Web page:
Sometimes, when I speak at conferences, I joke about some of the long-standing traditions we have at the Postal Service: "More than 230 years of tradition unmarred by progress.”
Beyond that self-deprecating attempt at humor, I’m proud to say that there has been significant progress over the years – from simple innovations like self-adhesive stamps and flat-rate priority mail boxes to more complex ones like automated mail sorting and printing postage online.
The Postal Service also has made progress with the testing and deployment of large, complex communication networks. In 1996, we introduced Postal Vision, an employee communications network that now is integrated with our USPS-TV network. As an “early adopter” of digital signage, we began testing the impact of digital vs. static menu boards in retail lobbies in 1999. And in 2003, we laid the groundwork for a test of digital signage that began in selected post offices in 2004 – The Post Office Channel. This third effort took advantage of the advances that had taken place in a growing medium including content delivery methods and the declining costs of technology.
One of our challenges is to improve the customer experience in more than 32,000 retail locations. Digital signage can have a positive impact on the retail environment in several ways. One opportunity is to increase the range of information available to customers while they are waiting to be served. The Post Office Channel features product and service messages to educate and inform retail customers. For example, one message compares the product features of overnight express mail and two-to-three-day priority mail. Another compares delivery confirmation to signature confirmation and shows which form to use depending on which service the customer chooses.
A second opportunity is to redirect customers and actually change customer behavior. Part of the long-standing tradition of how customers behave in our retail space is that many are totally focused on getting in the full-service queue and getting served as quickly as possible. That sounds reasonable.
But what if there are 10 people in line and all you need are some stamps? Can digital signage help change customer behavior and redirect them to the Automated Postal Center (APC), a fully automated kiosk that not only sells stamps but also allows customers to mail packages?
We focused on changing this customer behavior specifically by including a digital screen at the main entrance to each of the test sites. Nicknamed the “Stop and Turn” device, it is a 30-inch screen hung portrait fashion in a custom mount. The content on this screen is all very short (3-5 seconds), bright colors, and designed to catch the eye of customers as they walk into the post office. It’s also very direct in its messages. “Jump the line. Ship packages at the APC.” Or, “Get out of line. Buy stamps at vending.”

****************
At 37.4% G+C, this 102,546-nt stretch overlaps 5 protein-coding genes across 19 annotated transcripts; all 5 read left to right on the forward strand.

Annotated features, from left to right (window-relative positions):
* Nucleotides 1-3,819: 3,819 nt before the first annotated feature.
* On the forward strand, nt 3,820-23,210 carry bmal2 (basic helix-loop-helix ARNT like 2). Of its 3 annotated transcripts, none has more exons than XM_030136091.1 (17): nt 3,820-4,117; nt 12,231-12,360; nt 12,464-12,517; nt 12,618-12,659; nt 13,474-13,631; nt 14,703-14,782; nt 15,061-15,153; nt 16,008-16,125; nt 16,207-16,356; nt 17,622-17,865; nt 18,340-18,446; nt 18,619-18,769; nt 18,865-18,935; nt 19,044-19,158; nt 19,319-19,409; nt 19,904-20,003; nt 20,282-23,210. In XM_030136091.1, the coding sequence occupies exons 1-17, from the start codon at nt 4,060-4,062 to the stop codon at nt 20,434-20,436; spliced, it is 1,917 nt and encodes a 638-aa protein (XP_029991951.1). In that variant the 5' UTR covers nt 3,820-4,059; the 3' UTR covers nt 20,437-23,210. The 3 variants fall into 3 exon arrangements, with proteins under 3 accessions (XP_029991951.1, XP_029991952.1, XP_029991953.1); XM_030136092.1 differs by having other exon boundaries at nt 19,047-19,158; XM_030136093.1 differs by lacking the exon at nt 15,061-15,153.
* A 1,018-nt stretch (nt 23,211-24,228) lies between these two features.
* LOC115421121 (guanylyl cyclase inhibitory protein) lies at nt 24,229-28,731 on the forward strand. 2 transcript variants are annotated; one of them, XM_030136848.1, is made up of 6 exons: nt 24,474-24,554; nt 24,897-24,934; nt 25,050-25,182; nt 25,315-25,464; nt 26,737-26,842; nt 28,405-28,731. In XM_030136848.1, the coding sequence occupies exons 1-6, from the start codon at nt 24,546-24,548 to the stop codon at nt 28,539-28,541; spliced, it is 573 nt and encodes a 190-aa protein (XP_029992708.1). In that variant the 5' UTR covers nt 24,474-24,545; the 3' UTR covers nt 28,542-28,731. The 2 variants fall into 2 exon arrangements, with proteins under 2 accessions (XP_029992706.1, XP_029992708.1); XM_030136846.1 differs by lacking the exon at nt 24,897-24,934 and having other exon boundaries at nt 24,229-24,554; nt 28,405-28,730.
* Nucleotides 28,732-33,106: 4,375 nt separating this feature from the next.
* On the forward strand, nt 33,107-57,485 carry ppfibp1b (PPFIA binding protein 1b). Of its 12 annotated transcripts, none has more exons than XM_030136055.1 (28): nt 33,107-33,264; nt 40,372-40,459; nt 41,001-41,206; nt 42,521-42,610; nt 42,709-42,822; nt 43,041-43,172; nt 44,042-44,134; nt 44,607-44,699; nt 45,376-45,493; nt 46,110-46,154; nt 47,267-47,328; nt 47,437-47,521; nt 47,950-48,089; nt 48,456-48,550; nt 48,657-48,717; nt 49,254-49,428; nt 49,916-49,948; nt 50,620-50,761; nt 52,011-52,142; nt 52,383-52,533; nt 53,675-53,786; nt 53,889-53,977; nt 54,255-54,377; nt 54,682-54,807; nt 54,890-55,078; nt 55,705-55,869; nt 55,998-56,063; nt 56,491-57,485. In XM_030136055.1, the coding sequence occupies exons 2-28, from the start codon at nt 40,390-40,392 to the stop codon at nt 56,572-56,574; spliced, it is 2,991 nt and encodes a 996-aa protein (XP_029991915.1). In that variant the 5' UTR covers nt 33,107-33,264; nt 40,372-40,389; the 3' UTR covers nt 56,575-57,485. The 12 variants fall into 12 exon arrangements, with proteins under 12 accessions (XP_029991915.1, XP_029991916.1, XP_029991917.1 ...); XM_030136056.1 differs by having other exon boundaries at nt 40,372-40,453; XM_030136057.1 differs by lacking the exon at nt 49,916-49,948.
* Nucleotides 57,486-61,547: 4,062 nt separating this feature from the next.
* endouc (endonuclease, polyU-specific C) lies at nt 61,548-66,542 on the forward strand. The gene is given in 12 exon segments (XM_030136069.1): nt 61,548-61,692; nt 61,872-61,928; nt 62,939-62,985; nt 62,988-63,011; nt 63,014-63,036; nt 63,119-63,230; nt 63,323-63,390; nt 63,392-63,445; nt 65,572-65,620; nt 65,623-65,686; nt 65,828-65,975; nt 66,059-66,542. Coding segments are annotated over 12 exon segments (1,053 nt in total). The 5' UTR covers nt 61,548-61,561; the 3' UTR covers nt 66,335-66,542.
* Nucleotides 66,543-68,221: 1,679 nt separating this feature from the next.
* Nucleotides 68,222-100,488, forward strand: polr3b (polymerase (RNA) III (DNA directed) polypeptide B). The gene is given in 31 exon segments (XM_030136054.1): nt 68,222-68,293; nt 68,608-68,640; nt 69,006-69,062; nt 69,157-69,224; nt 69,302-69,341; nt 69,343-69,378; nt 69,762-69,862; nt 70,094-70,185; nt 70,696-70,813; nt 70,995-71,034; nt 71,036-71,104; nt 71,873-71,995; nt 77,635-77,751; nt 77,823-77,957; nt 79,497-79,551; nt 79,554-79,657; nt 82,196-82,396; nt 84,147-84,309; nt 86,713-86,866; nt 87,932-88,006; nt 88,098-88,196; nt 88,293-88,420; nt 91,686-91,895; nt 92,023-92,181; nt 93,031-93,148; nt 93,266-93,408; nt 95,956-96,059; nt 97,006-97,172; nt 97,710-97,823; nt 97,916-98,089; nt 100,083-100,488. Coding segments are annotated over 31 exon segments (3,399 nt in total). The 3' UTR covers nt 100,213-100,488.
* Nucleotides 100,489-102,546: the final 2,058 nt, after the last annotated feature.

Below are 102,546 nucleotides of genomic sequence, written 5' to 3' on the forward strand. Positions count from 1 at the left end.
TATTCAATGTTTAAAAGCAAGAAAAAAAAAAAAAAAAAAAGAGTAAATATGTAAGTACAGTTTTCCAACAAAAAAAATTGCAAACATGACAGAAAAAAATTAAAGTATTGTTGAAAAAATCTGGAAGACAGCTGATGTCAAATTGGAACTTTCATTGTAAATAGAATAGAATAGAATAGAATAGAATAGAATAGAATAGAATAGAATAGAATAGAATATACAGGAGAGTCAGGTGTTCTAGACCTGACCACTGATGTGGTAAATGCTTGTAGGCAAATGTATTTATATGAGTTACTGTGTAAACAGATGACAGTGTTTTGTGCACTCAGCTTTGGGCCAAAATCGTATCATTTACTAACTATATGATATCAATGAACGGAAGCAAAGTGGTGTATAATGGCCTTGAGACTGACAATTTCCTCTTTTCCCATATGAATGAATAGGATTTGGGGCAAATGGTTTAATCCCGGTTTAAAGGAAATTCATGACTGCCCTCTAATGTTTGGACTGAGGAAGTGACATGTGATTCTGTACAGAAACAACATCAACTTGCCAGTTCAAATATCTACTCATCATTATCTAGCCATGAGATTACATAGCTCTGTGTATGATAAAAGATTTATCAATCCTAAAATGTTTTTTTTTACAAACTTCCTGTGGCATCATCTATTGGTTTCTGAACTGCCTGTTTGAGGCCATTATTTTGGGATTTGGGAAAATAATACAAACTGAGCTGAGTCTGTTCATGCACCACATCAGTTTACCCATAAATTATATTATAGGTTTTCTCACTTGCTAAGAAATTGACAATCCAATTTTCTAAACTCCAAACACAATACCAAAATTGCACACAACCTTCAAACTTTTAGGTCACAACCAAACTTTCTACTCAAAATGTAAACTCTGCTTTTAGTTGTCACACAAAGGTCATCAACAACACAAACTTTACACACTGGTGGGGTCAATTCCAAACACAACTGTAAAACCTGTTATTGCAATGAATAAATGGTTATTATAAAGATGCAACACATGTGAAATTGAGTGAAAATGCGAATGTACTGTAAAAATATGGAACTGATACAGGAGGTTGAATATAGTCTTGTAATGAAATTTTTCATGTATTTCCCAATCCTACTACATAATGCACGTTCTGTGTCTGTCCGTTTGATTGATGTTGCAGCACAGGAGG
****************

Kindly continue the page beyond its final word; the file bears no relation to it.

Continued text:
In addition to 2,500 APCs, the Postal Service offers 70,000 alternate access locations where customers can buy stamps or mail packages without ever setting foot in a Post Office. This includes supermarkets, drug stores, convenience stores, ATMs and a robust online commerce site at usps.com.
We established four key metrics for our digital signage test: revenue lift in products promoted on the screens, actual and perceived wait time in line, customer satisfaction and shift to alternate access. For the fourth metric, we defined success in three ways:
- Re-direct traffic away from full-service
- Increase number of customers using self-service options (APCs and vending machines)
- Increase awareness and usage of alternate access channels for purchasing stamps and other simple transactions
The shift to alternate access channels was the most successful result in the test. The Post Office Channel had a positive impact on redirecting customers to in-store self-service options. Customers who saw the Stop and Turn screen were more likely to use vending (8.7% vs. 6.5%) and the APC (7.4% vs. 3.4%).
We also tracked revenue changes in the test sites as compared to alternate access locations within a five-mile radius. We measured customer awareness of the availability of alternate access locations before we installed the digital signage and again post-installation and found that awareness rose by 22 percent. Revenue from stamp sales declined at the test sites and increased at alternate access locations within the five-mile trade area, indicating that customers were getting the message that they did not have to come to the Post Office to complete a simple transaction such as buying stamps.
Similar findings were reported by the Platt Retail Institute in a February 2008 working paper entitled, “Test Results from a Bank Branch Digital Communications Network.” In this study, ATM use at test branches increased following introduction of digital signage. Customer visits to tellers decreased by 8.3 percent in the test sites as compared to a control group of bank branches without digital signage. Customers who viewed the digital signage messages were more aware of which forms needed to be completed and what type of identification was required, thus decreasing wait time in line and improving teller productivity.
Our research results are consistent with this bank-based study. Digital signage can have an impact on changing ingrained customer behavior. And the Postal Service will continue to innovate and make progress in the years to come.
Margot A. Myers is the manager of retail in-store programs for the U.S. Postal Service.